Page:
Forward French spark and dark spreads are hovering around zero across the summer. But baseload prices for next winter currently sit at around a 9 €/MWh premium over Summer 17. Behind this premium is the requirement for gas-fired plants to run across the winter peaks, reflected in forward peakload spark spreads which are currently around 17 €/MWh.
Winter dynamics in Germany
Price setting in the German power market is dominated by coal-fired generation capacity. Over the last 3 years German power prices have declined, helped by robust growth in low variable cost wind and solar output. Over the same period gas prices have declined relative to coal prices.
These factors have combined to drive a convergence in the generation margins of coal and gas fired plants in Germany. This can be seen in Chart 2.
Chart 2: Evolution of German clean dark and spark spreads
Source: Timera Energy
German CCGT margins have been in negative territory for most of the last 5 years as generation output is dominated by lower variable cost coal capacity. But as the French market tightened in Sep 2016, German CCGTs were required to help make up shortfall. Chart 2 shows German spot spark spreads temporarily recovering into positive territory in 2016.
However the price impact of French nuclear outages was much more subdued in Germany. German power prices rose as the French market imported more German power. But at the point that available interconnector capacity became constrained, pricing across the two markets separated, with German prices and generation margins remaining at a substantial discount to France.
Forward spark and dark spreads remain very lean. This is a function of the continuing role out of low variable cost renewables and a current overhang of thermal capacity. Higher spot price returns are likely to precede a structural recovery in forward spreads.
What does Winter 16/17 tell us about the future
Last winter’s events illustrate the dependence of European power markets on the French nuclear fleet. If nuclear safety issues resurface, higher prices and volatility will return. The winter price shock also seems to undermine current French election pledges for a major reduction in nuclear output by 2025. Political debate has conveniently sidestepped the resulting impact of higher prices on French industry and consumers.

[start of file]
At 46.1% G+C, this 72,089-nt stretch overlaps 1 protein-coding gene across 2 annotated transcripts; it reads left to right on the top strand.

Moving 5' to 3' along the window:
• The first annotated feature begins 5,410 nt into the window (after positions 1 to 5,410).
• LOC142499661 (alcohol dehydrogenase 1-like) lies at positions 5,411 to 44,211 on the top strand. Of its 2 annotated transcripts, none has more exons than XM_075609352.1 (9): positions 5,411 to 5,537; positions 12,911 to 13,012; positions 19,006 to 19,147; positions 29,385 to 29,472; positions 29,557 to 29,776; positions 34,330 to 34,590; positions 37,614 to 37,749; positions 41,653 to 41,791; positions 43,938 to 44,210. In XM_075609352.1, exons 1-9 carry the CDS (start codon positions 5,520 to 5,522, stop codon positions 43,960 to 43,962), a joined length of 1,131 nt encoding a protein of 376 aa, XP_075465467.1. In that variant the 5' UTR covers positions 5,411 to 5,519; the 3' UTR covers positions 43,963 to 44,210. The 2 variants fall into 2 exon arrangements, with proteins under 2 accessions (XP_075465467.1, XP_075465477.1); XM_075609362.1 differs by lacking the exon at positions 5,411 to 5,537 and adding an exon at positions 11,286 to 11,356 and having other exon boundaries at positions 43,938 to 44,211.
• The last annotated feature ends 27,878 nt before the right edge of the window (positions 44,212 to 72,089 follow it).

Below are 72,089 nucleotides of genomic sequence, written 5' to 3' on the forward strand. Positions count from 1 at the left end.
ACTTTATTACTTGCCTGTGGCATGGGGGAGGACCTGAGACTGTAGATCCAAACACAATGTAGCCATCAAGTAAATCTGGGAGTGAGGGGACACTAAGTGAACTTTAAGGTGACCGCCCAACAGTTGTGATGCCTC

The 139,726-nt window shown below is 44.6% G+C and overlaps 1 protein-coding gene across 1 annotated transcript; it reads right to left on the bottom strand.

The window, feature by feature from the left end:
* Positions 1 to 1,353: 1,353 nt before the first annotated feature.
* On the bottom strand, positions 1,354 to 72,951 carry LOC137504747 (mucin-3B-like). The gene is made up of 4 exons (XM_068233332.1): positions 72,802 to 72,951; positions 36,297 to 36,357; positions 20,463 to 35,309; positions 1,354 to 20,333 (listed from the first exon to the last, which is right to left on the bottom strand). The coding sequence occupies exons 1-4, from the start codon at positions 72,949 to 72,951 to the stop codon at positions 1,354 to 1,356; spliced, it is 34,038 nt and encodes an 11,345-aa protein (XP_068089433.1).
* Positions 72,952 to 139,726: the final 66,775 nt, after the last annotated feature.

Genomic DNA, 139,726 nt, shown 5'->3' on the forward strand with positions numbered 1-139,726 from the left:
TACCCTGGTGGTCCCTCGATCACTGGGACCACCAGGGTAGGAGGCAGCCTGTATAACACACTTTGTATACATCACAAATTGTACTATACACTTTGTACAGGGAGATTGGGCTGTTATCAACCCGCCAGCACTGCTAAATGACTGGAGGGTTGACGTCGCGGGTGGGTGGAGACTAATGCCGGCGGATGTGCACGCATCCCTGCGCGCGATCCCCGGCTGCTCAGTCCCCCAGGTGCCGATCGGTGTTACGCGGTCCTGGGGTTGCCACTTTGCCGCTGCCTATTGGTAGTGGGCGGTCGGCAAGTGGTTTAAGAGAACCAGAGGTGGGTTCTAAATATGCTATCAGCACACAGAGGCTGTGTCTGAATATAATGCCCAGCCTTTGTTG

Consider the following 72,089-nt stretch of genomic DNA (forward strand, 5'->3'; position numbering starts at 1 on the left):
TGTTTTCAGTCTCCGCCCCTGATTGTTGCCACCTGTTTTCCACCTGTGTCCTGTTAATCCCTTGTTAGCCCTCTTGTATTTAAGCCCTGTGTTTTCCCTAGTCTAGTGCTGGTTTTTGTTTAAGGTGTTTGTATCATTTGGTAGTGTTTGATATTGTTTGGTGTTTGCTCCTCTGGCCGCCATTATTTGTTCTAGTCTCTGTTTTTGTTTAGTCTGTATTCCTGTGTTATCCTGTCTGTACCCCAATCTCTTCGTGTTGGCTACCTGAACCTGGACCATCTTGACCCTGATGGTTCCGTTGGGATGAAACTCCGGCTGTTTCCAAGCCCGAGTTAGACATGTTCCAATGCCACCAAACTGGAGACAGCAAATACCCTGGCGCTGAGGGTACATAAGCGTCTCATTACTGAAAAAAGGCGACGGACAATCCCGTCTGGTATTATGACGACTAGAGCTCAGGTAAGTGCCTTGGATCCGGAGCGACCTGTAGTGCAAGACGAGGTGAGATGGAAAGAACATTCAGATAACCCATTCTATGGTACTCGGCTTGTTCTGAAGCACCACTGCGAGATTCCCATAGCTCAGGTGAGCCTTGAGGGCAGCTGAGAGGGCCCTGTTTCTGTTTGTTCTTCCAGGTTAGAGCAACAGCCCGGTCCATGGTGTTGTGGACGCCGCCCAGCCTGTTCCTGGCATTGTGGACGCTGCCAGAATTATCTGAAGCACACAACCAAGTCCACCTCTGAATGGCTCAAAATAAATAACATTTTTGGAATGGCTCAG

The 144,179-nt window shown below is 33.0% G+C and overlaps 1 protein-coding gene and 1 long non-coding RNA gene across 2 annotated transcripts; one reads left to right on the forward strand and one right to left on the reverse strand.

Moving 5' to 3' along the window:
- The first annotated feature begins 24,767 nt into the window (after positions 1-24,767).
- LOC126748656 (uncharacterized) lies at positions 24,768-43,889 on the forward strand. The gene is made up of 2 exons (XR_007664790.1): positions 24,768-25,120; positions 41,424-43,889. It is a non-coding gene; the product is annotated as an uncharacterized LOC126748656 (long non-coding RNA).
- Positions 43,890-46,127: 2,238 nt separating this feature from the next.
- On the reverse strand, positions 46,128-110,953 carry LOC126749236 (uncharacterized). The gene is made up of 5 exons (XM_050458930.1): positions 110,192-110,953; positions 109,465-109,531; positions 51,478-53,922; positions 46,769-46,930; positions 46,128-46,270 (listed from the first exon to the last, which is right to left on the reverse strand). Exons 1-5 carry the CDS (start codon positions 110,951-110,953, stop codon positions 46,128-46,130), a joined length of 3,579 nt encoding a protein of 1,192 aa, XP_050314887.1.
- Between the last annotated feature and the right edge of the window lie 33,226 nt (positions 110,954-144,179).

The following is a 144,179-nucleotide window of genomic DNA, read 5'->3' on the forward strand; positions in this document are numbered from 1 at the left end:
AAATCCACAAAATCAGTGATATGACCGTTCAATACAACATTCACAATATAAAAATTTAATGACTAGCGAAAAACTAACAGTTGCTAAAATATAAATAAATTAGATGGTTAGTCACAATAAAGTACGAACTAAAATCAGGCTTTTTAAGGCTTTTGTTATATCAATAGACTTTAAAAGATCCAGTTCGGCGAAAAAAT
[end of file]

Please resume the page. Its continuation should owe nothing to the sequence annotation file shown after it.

The events of winter 2016 were also an indication of how conditions in North West European power markets may change into the 2020s as capacity retires. Germany alone is set to lose a huge volume of capacity by the early 2020s given regulatory and economic retirements. The German Association of Energy and Water Industries (BDEW) estimates 26GW of nuclear and thermal plant closures by 2022.
This highlights the challenge North West European power markets face over the next five years. The rollout of renewables continues at an impressive pace, but this intermittent capacity requires flexible backup. Market price signals currently do not support existing flexible capacity, let alone development of new capacity. This suggests higher prices and volatility are going to become a more regular feature of European power markets.
Article written by David Stokes & Olly Spinks